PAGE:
Top 5 Study Abroad Mistakes

No matter how cliché it may sound, studying abroad is a life changing experience. But only if you make the most of it. Over the years I have seen students make the following mistakes again and again:

1. It’s called study abroad for a reason… it is not a vacation!
For some reason students feel that studying abroad is more of a vacation then an academic semester in a foreign country. Every year I witness students fail their classes. I find this mind boggling since most study abroad classes are designed to enhance your experience with important and meaningful background information and excursions. In addition to relating directly to your experiences abroad, most study abroad courses design their course load to fit your excursion/activity schedule, and many summer programs assign the bulk of the work for when you return home.

I always tell students, if you wanted a vacation, you should have taken one. You could have saved all that money you spent on tuition! Students who make the most of their study abroad experience value the education they receive while abroad and recognize that while it would be easier to not have homework or wake up early to visit a museum, studying Leonardo da Vinci and then seeing his work in real life, is a once in a lifetime learning opportunity.

2. You spend all of your time with fellow Americans speaking English.
I get it, being in a foreign country and not knowing the language is challenging. You will naturally gravitate to other Americans who share your culture and language. While there is nothing wrong with bonding with other Americans abroad (you will most likely become very close with others in your program), you should also try to meet and mingle with locals (always being safe of course)!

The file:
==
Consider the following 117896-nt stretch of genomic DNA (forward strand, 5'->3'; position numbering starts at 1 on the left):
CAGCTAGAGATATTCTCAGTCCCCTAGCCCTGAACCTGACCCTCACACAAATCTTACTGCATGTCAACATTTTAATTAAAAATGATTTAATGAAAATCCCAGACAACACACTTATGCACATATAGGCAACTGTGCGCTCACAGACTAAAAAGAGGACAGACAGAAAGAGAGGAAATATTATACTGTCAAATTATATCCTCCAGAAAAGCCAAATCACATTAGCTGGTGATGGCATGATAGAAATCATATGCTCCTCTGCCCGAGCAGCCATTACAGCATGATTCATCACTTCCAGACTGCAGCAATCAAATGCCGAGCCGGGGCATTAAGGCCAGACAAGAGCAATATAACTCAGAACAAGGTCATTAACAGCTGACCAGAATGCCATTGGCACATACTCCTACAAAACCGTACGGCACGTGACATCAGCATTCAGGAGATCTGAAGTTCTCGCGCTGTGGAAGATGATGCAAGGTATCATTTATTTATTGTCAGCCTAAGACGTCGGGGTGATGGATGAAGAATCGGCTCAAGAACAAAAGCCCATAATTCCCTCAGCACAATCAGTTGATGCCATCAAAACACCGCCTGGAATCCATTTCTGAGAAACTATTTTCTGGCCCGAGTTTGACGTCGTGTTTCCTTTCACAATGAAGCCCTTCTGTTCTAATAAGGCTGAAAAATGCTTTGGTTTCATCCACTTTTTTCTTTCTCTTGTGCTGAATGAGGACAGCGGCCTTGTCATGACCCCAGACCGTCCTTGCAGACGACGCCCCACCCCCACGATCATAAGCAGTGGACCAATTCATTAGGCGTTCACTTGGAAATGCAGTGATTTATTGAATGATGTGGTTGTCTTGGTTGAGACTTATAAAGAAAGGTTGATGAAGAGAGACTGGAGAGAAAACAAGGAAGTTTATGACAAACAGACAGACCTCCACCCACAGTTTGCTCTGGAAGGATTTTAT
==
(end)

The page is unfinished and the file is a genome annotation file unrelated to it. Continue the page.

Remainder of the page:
3. You prioritize drinking and partying.
Many students who study abroad are not of legal drinking age in the U.S. They arrive abroad to discover it is completely legal to consume alcohol. Of course, many are already aware of this, and sadly, it’s their main motivation for studying abroad. This is not a legitimate reason to study abroad. Let me repeat, if you primary reason for spending thousands of dollars to study abroad is to drink, you need to reevaluate your priorities and plan your own personal vacation.

While drinking and partying may not be a motivating factor for you, once abroad many students get swept up in local club culture. Too much alcohol and too many late nights will quickly derail your study abroad experience. Like anything, drinking and partying are best in moderation.

4. You budget too little and pack too much.
I always advice students to layout everything you want to pack. Then subtract half and double your spending money. While this sounds extreme, I give this advice from plenty of first hand experience. Every year students pack way too much and are miserable lugging it around a foreign country, which more often than not is filled with uneven sidewalks and lots of stairs. Many students also underestimate their spending money and it’s always better to over-budget rather than under-budget.

5. You expect everything to function like it does at home.
I don’t know why students expect everything (everywhere) to work like it does in the U.S. Well, I kind of do and I think it is a deeper issue in our society and one of the reasons Americans should study abroad to begin with (click here to read more about this). I digress, but my point is that if Italy, for instance, was exactly like the U.S. you would have no reason to go in the first place. The beauty of it is that it’s different. You will have culture shock (for sure) and you don’t have to love everything about your new “home,” but try to accept things for the way they are. I always tell my students to embrace the difference and proclaim “when in Rome!”

Have you studied abroad? If so, what do you wish some one had told you before studying abroad?

1 thought on “Top 5 Study Abroad Mistakes”

  1. I just loved this article! As a former high school teacher, I know well the study mistakes students make – esp. studying what you already know.

    Every time I mentioned this mistake to a student and/or parent it was like an epiphany. Oh, and telling students about this study mistake needs to be done individually. Students who make this mistake don’t hear the suggestion when told to the entire class.

    I always suggested that students list what they know (yes, handwrite the list!), put a check by it (give credit to yourself which gives confidence), and then move on!

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